Nike filed suit against Puma in a Boston federal court on Thursday, claiming the sportswear competitor is infringing patents that cover trendy knitted shoes as well as two key sole technologies.
Mixed martial arts fighter Leslie “The Peacemaker” Smith filed a complaint with the National Labor Relations Board on Wednesday against the Ultimate Fighting Championship’s parent company, alleging the UFC cut her out of future fights in retaliation for her unionization drive.
Major League Baseball told the Ninth Circuit on Wednesday that a class of minor league players suing over unpaid overtime can’t possibly overcome the fatal fact that ballplayers’ schedules vary wildly from person to person and team to team, making their Fair Labor Standards Act collective action utterly “unmanageable.”
The International Olympic Committee said Thursday that it will challenge a sports court's decision to strike down its lifetime ban on 28 Russian athletes accused of doping who were banned just before the Olympics in Pyeongchang, South Korea.
A Texas appeals court on Thursday struck down a $17 million award in favor of the family of a steel worker who drowned while working on a bridge project associated with Baylor University’s football stadium, saying the project’s contractor is protected from the lawsuit by an insurance program established by the school.
A California federal judge on Thursday cut the attorneys' fees for Fitbit investors to approximately $5.75 million from $8.25 million, finding the sum to be equitable with the amount of litigation that took place before a settlement was reached between Fitbit and the investors who accused it of hiding problems with its fitness trackers.
Fox Rothschild LLP has lured a patent expert and former New York managing partner from Merchant & Gould PC to expand its intellectual property practice.
Attorneys for a class of ex-NFL players urged a Pennsylvania federal court Wednesday to reconsider class counsel’s recent $112.5 million fees award in multidistrict litigation over brain injuries that now-retired players sustained during their NFL careers, arguing the award was granted too soon.
A Pennsylvania federal judge overseeing multidistrict litigation over brain injuries sustained by retired players during their NFL careers issued a temporary restraining order Wednesday against a third-party claims funder that took a player to arbitration for failing to repay a loan.
A Ninth Circuit panel has revived an insurance company’s suit that claims a former Chicago Bears football player and “Survivor” contestant fraudulently made a workers’ compensation claim, reversing a lower court’s decision that the dispute belonged before a California administrative board.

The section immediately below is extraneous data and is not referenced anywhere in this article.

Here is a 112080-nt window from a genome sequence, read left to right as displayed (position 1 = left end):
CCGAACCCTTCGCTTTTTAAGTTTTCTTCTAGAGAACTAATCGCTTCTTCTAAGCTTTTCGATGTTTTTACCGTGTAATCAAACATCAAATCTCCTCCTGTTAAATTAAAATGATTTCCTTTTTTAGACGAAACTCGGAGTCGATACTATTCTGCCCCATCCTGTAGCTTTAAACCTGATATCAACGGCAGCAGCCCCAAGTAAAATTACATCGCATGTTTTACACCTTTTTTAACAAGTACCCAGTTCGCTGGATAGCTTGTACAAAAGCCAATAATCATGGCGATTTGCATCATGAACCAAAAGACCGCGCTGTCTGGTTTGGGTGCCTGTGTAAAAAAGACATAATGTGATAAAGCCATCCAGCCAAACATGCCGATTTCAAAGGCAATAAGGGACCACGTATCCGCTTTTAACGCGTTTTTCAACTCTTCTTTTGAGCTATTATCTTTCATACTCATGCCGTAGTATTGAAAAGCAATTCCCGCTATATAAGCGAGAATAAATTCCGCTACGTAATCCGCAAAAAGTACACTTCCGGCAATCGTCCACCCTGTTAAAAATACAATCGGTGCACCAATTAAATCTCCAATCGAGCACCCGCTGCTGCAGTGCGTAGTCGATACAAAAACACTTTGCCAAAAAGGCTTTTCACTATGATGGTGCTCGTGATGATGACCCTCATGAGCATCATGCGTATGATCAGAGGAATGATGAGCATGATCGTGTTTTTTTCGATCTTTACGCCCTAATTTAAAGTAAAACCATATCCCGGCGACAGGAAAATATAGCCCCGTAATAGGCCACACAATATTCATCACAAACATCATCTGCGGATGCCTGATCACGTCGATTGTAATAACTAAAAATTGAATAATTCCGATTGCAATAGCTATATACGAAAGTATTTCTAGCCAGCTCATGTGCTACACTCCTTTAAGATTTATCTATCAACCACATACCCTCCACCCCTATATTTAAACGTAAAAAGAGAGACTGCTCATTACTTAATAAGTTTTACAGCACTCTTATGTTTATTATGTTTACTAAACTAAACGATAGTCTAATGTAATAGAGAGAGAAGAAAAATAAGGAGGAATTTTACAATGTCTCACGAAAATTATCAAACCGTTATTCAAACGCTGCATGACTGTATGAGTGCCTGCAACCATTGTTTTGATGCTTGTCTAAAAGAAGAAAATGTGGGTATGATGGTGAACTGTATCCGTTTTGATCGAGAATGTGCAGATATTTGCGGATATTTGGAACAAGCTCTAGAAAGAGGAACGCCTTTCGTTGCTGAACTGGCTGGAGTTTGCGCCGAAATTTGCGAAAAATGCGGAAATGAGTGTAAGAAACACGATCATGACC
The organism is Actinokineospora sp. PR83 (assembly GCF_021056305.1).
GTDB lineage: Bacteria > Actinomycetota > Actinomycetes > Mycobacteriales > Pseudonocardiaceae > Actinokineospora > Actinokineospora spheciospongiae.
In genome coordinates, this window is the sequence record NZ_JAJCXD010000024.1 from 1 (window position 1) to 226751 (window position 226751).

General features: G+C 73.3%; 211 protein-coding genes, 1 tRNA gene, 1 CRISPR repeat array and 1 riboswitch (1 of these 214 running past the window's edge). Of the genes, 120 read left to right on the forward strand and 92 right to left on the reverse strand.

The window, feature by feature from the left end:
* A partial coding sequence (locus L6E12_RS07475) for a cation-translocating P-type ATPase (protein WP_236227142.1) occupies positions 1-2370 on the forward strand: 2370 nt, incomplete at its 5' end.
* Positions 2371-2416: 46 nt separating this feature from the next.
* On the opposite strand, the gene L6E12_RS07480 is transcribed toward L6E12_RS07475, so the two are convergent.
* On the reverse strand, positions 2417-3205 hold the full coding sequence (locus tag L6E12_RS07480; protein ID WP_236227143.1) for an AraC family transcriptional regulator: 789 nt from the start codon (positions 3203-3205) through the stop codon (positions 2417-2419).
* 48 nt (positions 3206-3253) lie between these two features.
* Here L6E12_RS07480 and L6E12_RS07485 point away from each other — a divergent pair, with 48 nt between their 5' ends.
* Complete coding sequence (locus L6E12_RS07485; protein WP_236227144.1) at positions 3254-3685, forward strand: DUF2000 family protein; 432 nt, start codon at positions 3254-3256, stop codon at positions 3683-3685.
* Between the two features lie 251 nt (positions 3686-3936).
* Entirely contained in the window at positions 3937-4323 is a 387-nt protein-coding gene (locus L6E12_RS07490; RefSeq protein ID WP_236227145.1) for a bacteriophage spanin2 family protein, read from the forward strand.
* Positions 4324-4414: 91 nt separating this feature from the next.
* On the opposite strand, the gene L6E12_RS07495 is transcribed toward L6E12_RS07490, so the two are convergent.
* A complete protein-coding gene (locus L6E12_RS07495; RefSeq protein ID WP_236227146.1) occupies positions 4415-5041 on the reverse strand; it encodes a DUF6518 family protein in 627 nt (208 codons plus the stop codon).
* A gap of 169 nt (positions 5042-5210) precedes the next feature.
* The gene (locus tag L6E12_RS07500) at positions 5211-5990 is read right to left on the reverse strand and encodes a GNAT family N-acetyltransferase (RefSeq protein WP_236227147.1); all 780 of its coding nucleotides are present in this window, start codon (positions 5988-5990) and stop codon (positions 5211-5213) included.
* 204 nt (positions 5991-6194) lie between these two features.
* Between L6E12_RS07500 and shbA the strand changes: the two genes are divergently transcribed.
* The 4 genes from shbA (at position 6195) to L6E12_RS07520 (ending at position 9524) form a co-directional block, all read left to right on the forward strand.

A shareholder hit Finish Line Inc. with a proposed Securities Act class action on Wednesday in Indiana federal court, alleging the athletic retailer’s board sold out stockholders by agreeing to JD Sports Fashion PLC’s “unfair and undervalued” $558 million acquisition bid just to head off a dispute with an activist shareholder.
Gunmaker Remington Outdoor Co. LLC received court approval Wednesday from a Delaware bankruptcy judge for its Chapter 11 debt-for-equity swap plan after objections from the U.S. trustee and the U.S. Securities and Exchange Commission were sustained, requiring the company to eliminate its employees from release provisions.
A federal grand jury in Houston has indicted a money manager on 16 criminal counts related to her role in a scheme that prosecutors say defrauded a National Football League player who was her former client out of more than $1 million.
New York’s top financial regulator said Wednesday that insurance broker Lockton Cos. LLC and affiliate Lockton Affinity LLC have agreed to a $7 million fine for serving as an administrator of a National Rifle Association-branded insurance program called “Carry Guard” in violation of state law.
The monitor seeking assets to satisfy the Federal Trade Commission’s $1.3 billion judgment against imprisoned ex-race car driver Scott Tucker for allegedly running tribe-affiliated predatory lending companies sought the green light Wednesday to sell his special edition Ferrari.
A pair of NFL retirement plans urged a California federal judge Tuesday to reject former cornerback Charles Dimry’s bid for more than $280,000 in attorneys’ fees and costs after the player secured a partial victory in his lawsuit alleging the plans improperly denied him disability benefits for football-related neck injuries.